The resume of the prolific ethnographer and musicologist Frances Densmore is significant. As someone who has carried around many of her bulletins across campus on a daily basis, I can tell you that the weight of her work is heavy in more ways than one. As one of the founding researchers who developed and fostered the field of musicology in the early twentieth century, there is certainly a lot we have to thank Densmore for. However, we are not strangers to her wrongdoings either. From her white savior perspective towards many Indigenous peoples to her view that Native musics were not as evolved as the music of the white race, Densmore is anything but blameless. While we frequently discuss the recordings that Densmore produced, we might not be so aware of Densmore’s collection of Native American musical instruments and artifacts. This collection raises serious questions related to cultural and musical ownership and the benefits of ethnographic study. These collected artifacts serve as yet another Densmorian lesson to modern musicologists about the potential harm that ethnographic study can have on those from whom we wish to learn.
After working with the American Bureau of Ethnography at the Smithsonian, Densmore was then added to the staff at the National Mueseum at Washington D.C. where she oversaw the a collection of musical instruments. She also composed a catalog of these instruments that includes everything from drums, stringed instruments, flutes, and horns. But Densmore did more than just maintain museums and collections, she did some of the collecting herself in the field. In 1917, she sold a collection of Lakota artifacts to the Museum of the American Indian in New York. In 1930, she collected functional materials used by the Ojibwes in Grand Portage, Minnesota for the Minnesota Historical Society (MHS). She ended up sending eight crates filled with artifacts to St. Paul, and sold these crates to MHS for two hundred and sixty dollars. Further, Densmore learned to play some of the instruments which she collected, and would played them at her lectures. By 1980, when MHS created an exhibit for Densmore’s collected artifacts, Native Americans had already began protesting the loss of their cultural items to white museums and institutions. Additionally, some indigenous people had begun to question the practice of collecting for research.
Thanks in part to her collection of indigenous mundane objects and musical instruments,
Densmore remains the primary tutor for modern musicologists as they consider the ethics of ethnographic study. Similar to many musical expressions of her time, Densmore’s work is best understood as an expression of whiteness in academic research and transmission and not as an ernest attempt to understand the cultural values and practices of another. By identifying the shortcomings in the research of those who came before, modern musicologists can develop new research methods which seek to benefit both those who are being studied as well as those who will learn form the work produced. In order to truly and deeply learn from one another, the subjects of musicological study and their cultural values and priorities ought to be placed at the forefront. Otherwise, future generations will continue to discuss how ethnographic study says more about the researcher than the subject of interest.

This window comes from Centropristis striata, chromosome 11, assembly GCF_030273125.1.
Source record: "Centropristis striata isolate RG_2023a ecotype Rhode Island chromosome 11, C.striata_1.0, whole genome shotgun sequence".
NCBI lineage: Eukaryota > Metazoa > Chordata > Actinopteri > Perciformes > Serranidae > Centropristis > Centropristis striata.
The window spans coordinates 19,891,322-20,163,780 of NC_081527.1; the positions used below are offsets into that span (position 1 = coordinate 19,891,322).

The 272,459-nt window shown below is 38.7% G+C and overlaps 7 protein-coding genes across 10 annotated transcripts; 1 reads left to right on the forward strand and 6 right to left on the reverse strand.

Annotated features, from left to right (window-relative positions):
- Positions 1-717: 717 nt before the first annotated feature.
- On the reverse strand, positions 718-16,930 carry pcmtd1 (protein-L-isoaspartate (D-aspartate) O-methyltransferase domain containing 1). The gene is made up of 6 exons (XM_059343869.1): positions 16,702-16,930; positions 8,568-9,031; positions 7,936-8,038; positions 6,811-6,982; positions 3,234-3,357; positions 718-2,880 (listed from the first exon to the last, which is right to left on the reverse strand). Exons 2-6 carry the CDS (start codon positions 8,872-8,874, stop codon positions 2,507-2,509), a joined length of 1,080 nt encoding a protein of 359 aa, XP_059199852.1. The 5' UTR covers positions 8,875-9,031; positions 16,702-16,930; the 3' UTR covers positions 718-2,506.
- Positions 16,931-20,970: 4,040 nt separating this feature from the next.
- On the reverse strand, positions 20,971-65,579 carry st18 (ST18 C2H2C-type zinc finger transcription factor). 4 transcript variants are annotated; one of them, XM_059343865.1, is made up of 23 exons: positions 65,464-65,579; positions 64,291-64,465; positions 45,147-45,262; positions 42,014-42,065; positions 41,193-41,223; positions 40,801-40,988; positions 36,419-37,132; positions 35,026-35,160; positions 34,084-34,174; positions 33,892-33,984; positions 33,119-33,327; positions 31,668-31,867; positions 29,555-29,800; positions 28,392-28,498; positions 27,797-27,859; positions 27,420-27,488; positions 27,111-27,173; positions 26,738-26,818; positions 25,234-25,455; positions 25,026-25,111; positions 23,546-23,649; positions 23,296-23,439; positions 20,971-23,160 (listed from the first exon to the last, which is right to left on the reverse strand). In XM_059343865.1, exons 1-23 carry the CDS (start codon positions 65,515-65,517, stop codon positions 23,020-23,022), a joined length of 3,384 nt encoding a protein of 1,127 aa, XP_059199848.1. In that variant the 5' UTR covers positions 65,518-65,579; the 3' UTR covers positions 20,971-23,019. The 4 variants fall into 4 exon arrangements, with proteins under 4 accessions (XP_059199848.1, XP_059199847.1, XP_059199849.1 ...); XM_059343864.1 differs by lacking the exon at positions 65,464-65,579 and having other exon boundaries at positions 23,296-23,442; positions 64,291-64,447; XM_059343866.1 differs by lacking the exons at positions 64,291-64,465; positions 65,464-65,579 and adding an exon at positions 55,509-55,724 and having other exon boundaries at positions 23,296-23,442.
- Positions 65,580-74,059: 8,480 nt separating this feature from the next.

Densmore, Frances. Handbook of the Collection of Musical Instruments in the United States National Museum. Washington, United States Government Printing Office, 1927.
De Vale, Sue Carole. “Densmore and the Smithsonian’s Instrument Collection.” Ethnomusicology. Vol. 25, No. 3, 1981, 500-502.
Harris and Ewing. Miss Frances Densmore, expert in Indian music, who has been added to the staff of the Nat’l Museum at Wash., she was formerly connected with the Amer. Bureau of Ethnology, the Smithsonian. She is now in charge of the unique collection of musical instruments gathered from all lands and located in the Museum. Here shows with 2 of the oldest musical instruments of the Indians, an old violin and a horn made from elephant tusk. 1924, Library of Congress, Washington D. C. https://www.loc.gov/item/2016893319/
Jensen, Joan M. Patterson, Michelle Wick. “Collection with a Mission: Frances Densmore’s Chippewa Artifacts.” Travels with Frances Densmore: Her Life, Work, and Legacy in Native American Studies. University of Nebraska, 2015, 518-599.